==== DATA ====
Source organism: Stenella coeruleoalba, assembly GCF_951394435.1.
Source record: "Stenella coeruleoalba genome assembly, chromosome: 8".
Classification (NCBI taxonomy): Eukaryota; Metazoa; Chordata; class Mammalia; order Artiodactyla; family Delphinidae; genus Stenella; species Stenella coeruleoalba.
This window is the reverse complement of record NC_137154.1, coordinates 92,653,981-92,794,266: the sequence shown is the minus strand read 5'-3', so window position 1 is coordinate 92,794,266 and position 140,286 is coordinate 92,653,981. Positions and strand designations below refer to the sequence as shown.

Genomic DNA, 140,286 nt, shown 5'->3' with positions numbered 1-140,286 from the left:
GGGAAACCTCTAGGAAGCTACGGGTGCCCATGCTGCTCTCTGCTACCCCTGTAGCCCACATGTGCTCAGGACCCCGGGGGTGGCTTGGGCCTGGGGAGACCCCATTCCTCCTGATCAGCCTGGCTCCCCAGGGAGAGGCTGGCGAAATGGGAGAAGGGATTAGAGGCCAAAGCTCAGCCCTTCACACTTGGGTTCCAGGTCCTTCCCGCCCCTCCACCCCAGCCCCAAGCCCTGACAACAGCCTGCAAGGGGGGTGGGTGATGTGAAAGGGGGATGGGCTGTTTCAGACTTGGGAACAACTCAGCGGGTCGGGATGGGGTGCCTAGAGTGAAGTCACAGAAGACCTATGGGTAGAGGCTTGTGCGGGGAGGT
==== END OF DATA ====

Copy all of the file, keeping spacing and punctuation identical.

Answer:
Source organism: Stenella coeruleoalba, assembly GCF_951394435.1.
Source record: "Stenella coeruleoalba genome assembly, chromosome: 8".
Classification (NCBI taxonomy): Eukaryota; Metazoa; Chordata; class Mammalia; order Artiodactyla; family Delphinidae; genus Stenella; species Stenella coeruleoalba.
This window is the reverse complement of record NC_137154.1, coordinates 92,653,981-92,794,266: the sequence shown is the minus strand read 5'-3', so window position 1 is coordinate 92,794,266 and position 140,286 is coordinate 92,653,981. Positions and strand designations below refer to the sequence as shown.

Genomic DNA, 140,286 nt, shown 5'->3' with positions numbered 1-140,286 from the left:
GGGAAACCTCTAGGAAGCTACGGGTGCCCATGCTGCTCTCTGCTACCCCTGTAGCCCACATGTGCTCAGGACCCCGGGGGTGGCTTGGGCCTGGGGAGACCCCATTCCTCCTGATCAGCCTGGCTCCCCAGGGAGAGGCTGGCGAAATGGGAGAAGGGATTAGAGGCCAAAGCTCAGCCCTTCACACTTGGGTTCCAGGTCCTTCCCGCCCCTCCACCCCAGCCCCAAGCCCTGACAACAGCCTGCAAGGGGGGTGGGTGATGTGAAAGGGGGATGGGCTGTTTCAGACTTGGGAACAACTCAGCGGGTCGGGATGGGGTGCCTAGAGTGAAGTCACAGAAGACCTATGGGTAGAGGCTTGTGCGGGGAGGT